How does Thorin say Bilbo's share of treasure will be determined in The Hobbit?
In the classic fantasy The Hobbit, or There and Back Again by J.R.R. Tolkien, Bilbo joins a quest to regain the treasure of the dwarves from Smaug the Dragon in the Lonely Mountain. He is recruited by Gandalf the wizard to join 13 dwarves as the expedition's burglar. At first, Bilbo is skeptical and frightened, but then his hidden adventurous nature takes over and he decides to go along with them. After a party at his hobbit-hole the night before, Bilbo wakes up late and the dwarves have already left. However, Gandalf tells him of a message on his mantle that directs Bilbo to meet them at the Green Dragon Inn in Bywater. The note, which is signed by Thorin, gives precise details of Bilbo's share of the treasure:
Terms: cash on delivery, up to and not exceeding one fourteenth of total profits (if any); all traveling expenses guaranteed in any event; funeral expenses to be defrayed by us or our representatives, if occasion arises and the matter is not otherwise arranged for.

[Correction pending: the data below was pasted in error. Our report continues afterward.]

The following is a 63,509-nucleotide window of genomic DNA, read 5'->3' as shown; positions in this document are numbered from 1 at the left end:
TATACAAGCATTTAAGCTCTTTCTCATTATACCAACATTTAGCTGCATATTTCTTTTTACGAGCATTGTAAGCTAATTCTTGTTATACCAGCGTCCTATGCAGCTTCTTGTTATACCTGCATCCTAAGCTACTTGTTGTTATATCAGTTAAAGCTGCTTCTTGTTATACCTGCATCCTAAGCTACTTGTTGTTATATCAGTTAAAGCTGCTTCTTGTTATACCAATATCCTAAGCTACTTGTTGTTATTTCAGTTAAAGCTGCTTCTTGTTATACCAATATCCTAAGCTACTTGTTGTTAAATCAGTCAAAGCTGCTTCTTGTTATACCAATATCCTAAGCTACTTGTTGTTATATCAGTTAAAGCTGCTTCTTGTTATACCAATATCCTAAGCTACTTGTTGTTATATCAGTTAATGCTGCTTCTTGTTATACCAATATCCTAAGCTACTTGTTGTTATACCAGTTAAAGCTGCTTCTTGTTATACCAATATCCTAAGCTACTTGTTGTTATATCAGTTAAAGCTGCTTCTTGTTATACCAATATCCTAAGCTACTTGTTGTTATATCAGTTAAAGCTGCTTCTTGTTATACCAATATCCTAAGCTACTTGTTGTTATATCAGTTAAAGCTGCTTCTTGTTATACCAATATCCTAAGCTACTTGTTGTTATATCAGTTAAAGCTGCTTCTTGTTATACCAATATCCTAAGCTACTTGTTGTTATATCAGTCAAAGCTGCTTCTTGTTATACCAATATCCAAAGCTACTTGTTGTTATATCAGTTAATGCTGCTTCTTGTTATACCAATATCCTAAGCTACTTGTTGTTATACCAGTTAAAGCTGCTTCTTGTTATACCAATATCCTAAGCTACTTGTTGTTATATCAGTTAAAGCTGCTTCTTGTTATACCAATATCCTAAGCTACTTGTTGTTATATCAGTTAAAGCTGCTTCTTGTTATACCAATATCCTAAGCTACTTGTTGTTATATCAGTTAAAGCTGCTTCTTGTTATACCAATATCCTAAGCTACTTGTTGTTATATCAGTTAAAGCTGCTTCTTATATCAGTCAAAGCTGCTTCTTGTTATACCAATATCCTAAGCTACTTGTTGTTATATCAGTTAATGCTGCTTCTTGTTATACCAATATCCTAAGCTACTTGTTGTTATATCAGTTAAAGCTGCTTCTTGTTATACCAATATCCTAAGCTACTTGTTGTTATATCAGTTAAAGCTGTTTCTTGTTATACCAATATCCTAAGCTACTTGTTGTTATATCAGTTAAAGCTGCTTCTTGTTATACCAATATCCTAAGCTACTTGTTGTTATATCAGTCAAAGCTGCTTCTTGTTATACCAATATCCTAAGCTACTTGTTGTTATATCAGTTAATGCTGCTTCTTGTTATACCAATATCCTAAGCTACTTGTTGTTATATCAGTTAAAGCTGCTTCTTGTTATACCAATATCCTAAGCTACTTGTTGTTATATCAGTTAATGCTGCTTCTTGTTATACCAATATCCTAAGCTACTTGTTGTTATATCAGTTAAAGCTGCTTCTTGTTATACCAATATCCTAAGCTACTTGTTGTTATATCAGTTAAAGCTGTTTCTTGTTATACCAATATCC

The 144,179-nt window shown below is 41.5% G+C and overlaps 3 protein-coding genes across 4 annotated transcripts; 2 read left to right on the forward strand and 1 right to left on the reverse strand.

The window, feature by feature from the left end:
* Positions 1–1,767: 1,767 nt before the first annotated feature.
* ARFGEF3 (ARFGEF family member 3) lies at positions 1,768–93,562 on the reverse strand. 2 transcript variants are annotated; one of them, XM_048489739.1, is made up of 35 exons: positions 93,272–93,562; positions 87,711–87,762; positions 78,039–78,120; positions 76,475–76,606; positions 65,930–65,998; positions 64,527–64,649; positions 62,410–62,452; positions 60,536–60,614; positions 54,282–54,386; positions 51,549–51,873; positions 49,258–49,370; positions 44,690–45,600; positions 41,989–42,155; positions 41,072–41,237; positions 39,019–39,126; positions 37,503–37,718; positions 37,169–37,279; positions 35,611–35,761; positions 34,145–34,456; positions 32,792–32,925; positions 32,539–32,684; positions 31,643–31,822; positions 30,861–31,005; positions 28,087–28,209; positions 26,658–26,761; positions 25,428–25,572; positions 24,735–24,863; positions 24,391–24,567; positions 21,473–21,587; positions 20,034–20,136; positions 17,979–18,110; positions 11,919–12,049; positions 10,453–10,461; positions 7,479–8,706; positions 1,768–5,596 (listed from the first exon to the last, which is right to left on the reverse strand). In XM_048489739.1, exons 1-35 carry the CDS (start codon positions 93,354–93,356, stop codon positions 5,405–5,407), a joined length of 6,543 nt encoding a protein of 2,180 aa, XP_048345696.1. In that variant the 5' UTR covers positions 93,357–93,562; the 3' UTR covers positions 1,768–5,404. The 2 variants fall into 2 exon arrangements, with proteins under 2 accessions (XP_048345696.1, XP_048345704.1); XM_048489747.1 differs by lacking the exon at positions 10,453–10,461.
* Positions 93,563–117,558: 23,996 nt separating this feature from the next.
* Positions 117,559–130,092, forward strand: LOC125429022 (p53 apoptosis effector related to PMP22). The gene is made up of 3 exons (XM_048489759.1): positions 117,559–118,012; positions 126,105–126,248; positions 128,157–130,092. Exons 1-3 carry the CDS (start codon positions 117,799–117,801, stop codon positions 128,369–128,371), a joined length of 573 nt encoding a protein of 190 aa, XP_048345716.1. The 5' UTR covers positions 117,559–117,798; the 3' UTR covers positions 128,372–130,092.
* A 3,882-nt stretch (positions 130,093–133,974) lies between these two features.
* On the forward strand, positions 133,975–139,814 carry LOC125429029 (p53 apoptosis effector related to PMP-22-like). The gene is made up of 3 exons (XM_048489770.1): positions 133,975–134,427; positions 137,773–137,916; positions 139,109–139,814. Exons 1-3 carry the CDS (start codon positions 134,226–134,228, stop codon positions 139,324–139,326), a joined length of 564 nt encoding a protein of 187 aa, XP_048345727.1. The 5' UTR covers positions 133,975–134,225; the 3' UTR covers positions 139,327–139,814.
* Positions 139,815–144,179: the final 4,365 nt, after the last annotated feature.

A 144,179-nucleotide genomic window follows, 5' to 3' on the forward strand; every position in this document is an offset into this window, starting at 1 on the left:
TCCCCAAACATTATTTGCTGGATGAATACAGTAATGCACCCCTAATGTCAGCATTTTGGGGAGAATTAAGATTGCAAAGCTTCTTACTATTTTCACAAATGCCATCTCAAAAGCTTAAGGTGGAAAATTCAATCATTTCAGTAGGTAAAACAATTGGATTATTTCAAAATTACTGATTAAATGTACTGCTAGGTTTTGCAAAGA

Bilbo has to run out his door and hurry as fast as he can to Bywater, where he finds the dwarves mounted on ponies packed with supplies and ready to set off. That's how Bilbo's amazing journey begins, and those are the terms of the deal that Thorin and his company make with him.
Thorin says that Biblo will get an equal share if Bilbo the burglar helps Gandalf and the band of thirteen dwarves steal the treasure from the dragon Smaug. The dwarf Thorin wants the treasure because it belonged to his father, and he promises Biblo a share of the treasure if they find it. When they do, Bilbo can sneak off because he has the ring. Bilbo rescues the Arkenstone of Thrain, which he thinks will make him a hero because this is a very important Dwarf jewel. Thorin gets angry when he finds out that Bilbo has it, because he thinks Bilbo is keeping it from him. Thorin refuses to share the treasure, but when he dies Biblo is given an equal share.